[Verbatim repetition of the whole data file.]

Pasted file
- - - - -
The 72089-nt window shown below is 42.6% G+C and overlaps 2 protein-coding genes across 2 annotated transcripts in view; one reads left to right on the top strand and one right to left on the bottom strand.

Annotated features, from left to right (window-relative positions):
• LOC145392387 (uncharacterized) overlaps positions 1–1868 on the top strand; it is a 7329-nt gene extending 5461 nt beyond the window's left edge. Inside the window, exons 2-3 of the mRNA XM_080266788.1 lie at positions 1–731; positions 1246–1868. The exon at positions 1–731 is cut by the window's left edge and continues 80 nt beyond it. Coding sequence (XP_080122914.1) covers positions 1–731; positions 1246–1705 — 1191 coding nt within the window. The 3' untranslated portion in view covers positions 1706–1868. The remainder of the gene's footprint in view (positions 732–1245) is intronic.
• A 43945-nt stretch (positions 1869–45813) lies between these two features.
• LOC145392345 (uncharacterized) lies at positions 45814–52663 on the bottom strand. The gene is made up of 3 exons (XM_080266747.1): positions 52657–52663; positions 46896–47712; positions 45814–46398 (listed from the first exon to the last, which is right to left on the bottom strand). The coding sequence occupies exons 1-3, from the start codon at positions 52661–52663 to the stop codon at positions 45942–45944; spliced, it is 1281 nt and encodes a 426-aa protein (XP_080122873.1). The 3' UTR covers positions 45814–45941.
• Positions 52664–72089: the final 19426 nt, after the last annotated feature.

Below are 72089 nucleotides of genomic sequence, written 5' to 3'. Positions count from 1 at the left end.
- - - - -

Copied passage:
The 72089-nt window shown below is 42.6% G+C and overlaps 2 protein-coding genes across 2 annotated transcripts in view; one reads left to right on the top strand and one right to left on the bottom strand.

Annotated features, from left to right (window-relative positions):
• LOC145392387 (uncharacterized) overlaps positions 1–1868 on the top strand; it is a 7329-nt gene extending 5461 nt beyond the window's left edge. Inside the window, exons 2-3 of the mRNA XM_080266788.1 lie at positions 1–731; positions 1246–1868. The exon at positions 1–731 is cut by the window's left edge and continues 80 nt beyond it. Coding sequence (XP_080122914.1) covers positions 1–731; positions 1246–1705 — 1191 coding nt within the window. The 3' untranslated portion in view covers positions 1706–1868. The remainder of the gene's footprint in view (positions 732–1245) is intronic.
• A 43945-nt stretch (positions 1869–45813) lies between these two features.
• LOC145392345 (uncharacterized) lies at positions 45814–52663 on the bottom strand. The gene is made up of 3 exons (XM_080266747.1): positions 52657–52663; positions 46896–47712; positions 45814–46398 (listed from the first exon to the last, which is right to left on the bottom strand). The coding sequence occupies exons 1-3, from the start codon at positions 52661–52663 to the stop codon at positions 45942–45944; spliced, it is 1281 nt and encodes a 426-aa protein (XP_080122873.1). The 3' UTR covers positions 45814–45941.
• Positions 52664–72089: the final 19426 nt, after the last annotated feature.

Below are 72089 nucleotides of genomic sequence, written 5' to 3'. Positions count from 1 at the left end.